When a partner attorney at Uryu & Itoga, the law firm where I work as paralegal, recommended to me to go to Temple Law School (Japan campus) to earn an LL.M. degree in U.S. law, I was overjoyed and literally grabbed the chance. Studying at a U.S. law school and earning an LL.M. degree had been my dream for as long as I could remember. My father was one of the earliest Japanese legal professionals to earn an LL.M. degree at a U.S. law school in recent Japanese history. He studied at Michigan Law School in the early 1970s, and while Mitsui & Co. is presently known as one of the major international Japanese trading companies to dispatch legal personnel overseas, he was the first legal employee to actually succeed in earning an LL.M. degree from that company, having been dispatched to the U.S. law school with high expectations from his colleagues.
Partly due to the influence of my father, I was so deeply interested in U.S. law that I studied Anglo-American common law and earned an LL.M. degree at the University of Tokyo many years ago straight after graduating from university. Ever since then I had been dreaming, thinking that the dream would never come true, to really study at a genuine U.S. law school. Temple Law School, being the sole U.S. law school with a campus located in Japan, gave me the much coveted valuable opportunity to realize that dream.
I would like to mention the names of three professors at Temple Law School under whom I was privileged to study and whose impressions are deeply etched in my mind.
I had been dreaming, thinking that the dream would never come true, to really study at a genuine U.S. law school. Temple Law School, being the sole U.S. law school with a campus located in Japan, gave me the much coveted valuable opportunity to realize that dream.
First is Professor Finbarr McCarthy, the former Director of Temple Law School Japan. I took two classes taught by Professor McCarthy – property and corporations. The subject of corporations in particular, the contents of which I absorbed through heated in-class discussions with the professor and my peers, was both eye-opening and rewarding. Being my very first subject to study at the U.S. law school, the engaging and intense classroom experience of corporations came to me as astounding in comparison to my studies at the LL.M. course at the University of Tokyo, which while also immensely intense, differed in that it was fundamentally Japanese education and more lecture-oriented.
The second professor whose name I would be privileged to mention is Professor Tina Saunders, who is the current Director of Temple Law School Japan. I also took two classes taught by Professor Saunders – torts and civil procedure. Civil procedure in particular bestowed upon me a wealth of important U.S. law related information which proves valuable knowledge to me in my current daily work as an English-speaking paralegal handling overseas cases and lawsuits including those related to the U.S. As Professor Saunders likes to say, “knowledge/education is power” – and the civil procedure class literally delivered to me the core fundamentals of U.S. litigation and procedure, which I think the basic legal knowledge could not be better described than as being a “source of power” in my current work.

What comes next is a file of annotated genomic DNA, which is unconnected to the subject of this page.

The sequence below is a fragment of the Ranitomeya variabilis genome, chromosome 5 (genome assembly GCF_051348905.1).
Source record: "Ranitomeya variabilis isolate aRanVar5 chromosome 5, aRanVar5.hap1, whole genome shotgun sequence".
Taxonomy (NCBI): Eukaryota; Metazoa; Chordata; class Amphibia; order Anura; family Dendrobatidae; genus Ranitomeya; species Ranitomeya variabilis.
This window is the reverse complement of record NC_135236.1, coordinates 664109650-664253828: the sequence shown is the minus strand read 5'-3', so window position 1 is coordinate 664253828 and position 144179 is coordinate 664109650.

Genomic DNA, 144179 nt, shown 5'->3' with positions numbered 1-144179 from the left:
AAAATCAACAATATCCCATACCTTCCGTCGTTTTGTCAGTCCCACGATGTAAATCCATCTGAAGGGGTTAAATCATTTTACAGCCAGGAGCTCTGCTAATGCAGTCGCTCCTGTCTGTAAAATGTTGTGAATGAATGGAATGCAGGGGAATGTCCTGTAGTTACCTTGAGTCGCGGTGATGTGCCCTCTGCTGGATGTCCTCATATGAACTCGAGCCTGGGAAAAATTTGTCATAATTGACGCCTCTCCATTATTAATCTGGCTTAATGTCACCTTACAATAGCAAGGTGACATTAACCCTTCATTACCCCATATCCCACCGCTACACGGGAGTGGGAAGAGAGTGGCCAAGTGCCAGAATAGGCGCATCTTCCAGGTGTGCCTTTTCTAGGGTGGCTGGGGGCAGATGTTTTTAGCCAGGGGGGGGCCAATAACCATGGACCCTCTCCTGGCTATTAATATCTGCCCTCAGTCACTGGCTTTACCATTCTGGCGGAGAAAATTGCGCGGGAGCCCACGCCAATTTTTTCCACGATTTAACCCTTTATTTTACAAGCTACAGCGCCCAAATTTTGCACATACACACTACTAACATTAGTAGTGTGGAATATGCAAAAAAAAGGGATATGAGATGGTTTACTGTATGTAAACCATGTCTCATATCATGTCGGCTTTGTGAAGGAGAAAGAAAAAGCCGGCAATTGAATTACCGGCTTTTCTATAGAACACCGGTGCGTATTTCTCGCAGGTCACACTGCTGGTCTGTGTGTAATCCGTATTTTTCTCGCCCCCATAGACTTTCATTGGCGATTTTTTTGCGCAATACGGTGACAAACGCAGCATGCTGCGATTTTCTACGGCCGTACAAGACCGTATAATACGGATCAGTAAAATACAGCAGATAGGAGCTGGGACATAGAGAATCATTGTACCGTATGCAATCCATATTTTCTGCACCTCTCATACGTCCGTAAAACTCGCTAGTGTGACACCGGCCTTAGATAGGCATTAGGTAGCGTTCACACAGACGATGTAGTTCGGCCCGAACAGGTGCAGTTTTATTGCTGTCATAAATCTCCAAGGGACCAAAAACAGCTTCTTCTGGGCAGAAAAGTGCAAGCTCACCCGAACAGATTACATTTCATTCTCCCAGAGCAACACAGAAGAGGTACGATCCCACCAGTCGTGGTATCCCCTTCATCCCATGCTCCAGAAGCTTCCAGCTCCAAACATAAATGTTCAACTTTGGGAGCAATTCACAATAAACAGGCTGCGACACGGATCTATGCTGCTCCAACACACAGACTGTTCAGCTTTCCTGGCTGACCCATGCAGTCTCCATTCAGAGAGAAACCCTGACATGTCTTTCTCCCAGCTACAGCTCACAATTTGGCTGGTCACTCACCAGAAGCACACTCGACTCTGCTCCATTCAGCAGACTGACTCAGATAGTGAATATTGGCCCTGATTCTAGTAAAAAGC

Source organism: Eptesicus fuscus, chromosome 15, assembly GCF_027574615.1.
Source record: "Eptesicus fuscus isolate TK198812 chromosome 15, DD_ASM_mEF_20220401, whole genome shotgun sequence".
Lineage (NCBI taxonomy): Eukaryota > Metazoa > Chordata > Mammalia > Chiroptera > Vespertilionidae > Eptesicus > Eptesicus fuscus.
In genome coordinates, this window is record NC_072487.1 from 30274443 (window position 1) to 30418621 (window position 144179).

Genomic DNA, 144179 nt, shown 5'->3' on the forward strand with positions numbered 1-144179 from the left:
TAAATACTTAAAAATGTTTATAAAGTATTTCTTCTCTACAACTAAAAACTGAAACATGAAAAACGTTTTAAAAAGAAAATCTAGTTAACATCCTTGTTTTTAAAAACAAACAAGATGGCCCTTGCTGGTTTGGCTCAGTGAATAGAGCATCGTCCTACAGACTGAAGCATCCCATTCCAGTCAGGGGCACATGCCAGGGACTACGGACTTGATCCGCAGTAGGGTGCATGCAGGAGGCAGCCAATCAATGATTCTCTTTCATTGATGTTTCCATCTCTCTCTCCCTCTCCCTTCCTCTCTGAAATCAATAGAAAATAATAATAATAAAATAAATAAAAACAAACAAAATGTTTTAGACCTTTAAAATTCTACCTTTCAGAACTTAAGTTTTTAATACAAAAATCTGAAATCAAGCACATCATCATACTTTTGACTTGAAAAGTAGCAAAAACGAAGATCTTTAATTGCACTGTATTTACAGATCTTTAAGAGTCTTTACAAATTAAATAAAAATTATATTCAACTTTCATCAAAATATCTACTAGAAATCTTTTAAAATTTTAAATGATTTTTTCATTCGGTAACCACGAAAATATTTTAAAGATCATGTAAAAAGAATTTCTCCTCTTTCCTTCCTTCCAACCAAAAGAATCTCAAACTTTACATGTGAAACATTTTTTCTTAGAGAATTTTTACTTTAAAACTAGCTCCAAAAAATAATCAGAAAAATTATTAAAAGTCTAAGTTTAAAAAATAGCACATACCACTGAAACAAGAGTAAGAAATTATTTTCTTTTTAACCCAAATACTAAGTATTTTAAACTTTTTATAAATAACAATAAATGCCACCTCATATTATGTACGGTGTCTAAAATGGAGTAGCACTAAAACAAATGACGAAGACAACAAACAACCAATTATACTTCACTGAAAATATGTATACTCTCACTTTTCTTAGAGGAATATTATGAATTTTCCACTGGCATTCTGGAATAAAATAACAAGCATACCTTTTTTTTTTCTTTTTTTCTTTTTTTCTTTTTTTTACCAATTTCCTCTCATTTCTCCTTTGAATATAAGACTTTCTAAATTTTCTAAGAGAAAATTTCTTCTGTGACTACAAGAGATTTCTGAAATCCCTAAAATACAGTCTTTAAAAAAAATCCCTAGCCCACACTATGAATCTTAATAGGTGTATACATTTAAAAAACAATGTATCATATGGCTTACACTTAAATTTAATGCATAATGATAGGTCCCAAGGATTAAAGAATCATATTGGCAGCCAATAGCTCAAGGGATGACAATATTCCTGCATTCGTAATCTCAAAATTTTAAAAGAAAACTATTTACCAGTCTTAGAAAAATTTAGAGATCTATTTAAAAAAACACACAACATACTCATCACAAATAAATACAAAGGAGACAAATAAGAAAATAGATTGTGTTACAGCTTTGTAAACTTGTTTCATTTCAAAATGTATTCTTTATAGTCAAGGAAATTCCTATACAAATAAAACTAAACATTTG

As Professor Saunders likes to say, “knowledge/education is power” – and the civil procedure class literally delivered to me the core fundamentals of U.S. litigation and procedure, which I think the basic legal knowledge could not be better described than as being a “source of power” in my current work.
The third professor whose name I would like to mention is Professor Robert Reinstein. Professor Reinstein was the Dean of Temple Law School from 1989 to 2008. I studied constitutional law under Professor Reinstein in the spring semester of 2017 after my graduation from the law school because I was so interested in the subject. Taking Professor Reinstein’s class was one of the best decisions I had made in my life because he provided the students with unbounded information on his favorite topic, the scope of congressional power and presidential power. Two of Professor Reinstein’s articles covering such topic had been directly mentioned in both the majority opinion and the dissent in the judgment of a 2015 U.S. Supreme Court case titled Zivotofsky v. Kerry, a case which we also studied in his class. Ongoing every day in the media simultaneously with the semester were the endless news reports on the Trump administration which had just recently gained power. The constitution classroom experience taught under Professor Reinstein can be best described as actually living through a volatile world history which we were studying real-time from an academic perspective at the same time.
The U.S. law school experience at and my LL.M. degree from Temple Law School remain extremely valuable for me in my current work as an English-speaking paralegal at the international Japanese law firm and forms a part of the fundamental base of my current professional expertise. Undergoing legal education at Temple Law School (Japan campus) gave me the basic legal educational experience in U.S. law at a real U.S. law school and provided me with a gateway through which I am able to access U.S. legal society and form relationships with U.S. legal professionals and attorneys. I will be forever thankful for this.